In his first play, Wycherley had aimed at too many targets. The Gentleman Dancing-Master aims at only one, a broad, comedic effect assisted by a large dose of farce. Wycherley himself was less than proud of this work as an indicator of his real literary skill, and critics have generally agreed that it has little to admire. First, there is the problem of the genre itself. Farce, while very popular with Restoration audiences, was held in low esteem by scholars. Truth to life was the principal criterion by which a play should be judged; so said most of the great English critics, including John Dryden, the leading dramatist, poet, and critic of the age. Believability is the least concern of a farce, for everything that contributes to a believable effect—fine characterization, realistic dialogue, tight plot development—must yield to the hilarity of the episode. Moreover, as farces go, The Gentleman Dancing-Master has been judged by many modern critics as especially uninventive.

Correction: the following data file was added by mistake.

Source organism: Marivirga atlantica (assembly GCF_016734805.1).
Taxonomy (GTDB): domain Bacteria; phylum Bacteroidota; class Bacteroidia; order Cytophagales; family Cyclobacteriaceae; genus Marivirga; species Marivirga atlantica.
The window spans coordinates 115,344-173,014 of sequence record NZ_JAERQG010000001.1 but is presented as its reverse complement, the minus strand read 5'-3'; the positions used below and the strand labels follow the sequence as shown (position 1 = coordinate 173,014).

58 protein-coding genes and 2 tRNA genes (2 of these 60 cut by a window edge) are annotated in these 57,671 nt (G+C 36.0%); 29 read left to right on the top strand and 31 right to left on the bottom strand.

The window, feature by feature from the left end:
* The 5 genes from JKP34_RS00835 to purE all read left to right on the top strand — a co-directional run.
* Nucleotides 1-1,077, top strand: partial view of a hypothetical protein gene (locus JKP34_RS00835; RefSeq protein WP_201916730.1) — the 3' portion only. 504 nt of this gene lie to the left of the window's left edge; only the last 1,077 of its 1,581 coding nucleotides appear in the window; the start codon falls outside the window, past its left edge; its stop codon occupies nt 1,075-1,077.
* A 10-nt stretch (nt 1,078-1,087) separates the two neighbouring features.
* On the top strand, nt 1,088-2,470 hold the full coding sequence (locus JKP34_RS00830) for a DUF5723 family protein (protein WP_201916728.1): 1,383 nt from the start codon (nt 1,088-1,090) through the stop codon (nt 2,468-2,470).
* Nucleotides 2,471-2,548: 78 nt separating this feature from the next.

To be sure, Wycherley’s second play would never be studied as an example of Restoration comedy at its finest. Still, it is not without merit, and a brisk stage rendition reveals strengths that are lost in a reading. For example, the single plot line tends to hold together the broadly comic episodes, achieving a sense of unity that is most often lacking in farce. The play is about Hippolita’s efforts to find a suitable husband, and a Hippolita well acted can keep that design always before the audience. Hippolita, certainly one of Wycherley’s more interesting characters, is responsible for adding a rather larger dash of satire than is commonly found in farce, not so large a dash as to make the flavor noticeably bitter—after all, she does get her man—but still enough that the reader of Wycherley’s later, darker comedies can look back to The Gentleman Dancing-Master and notice a hint of what was to come.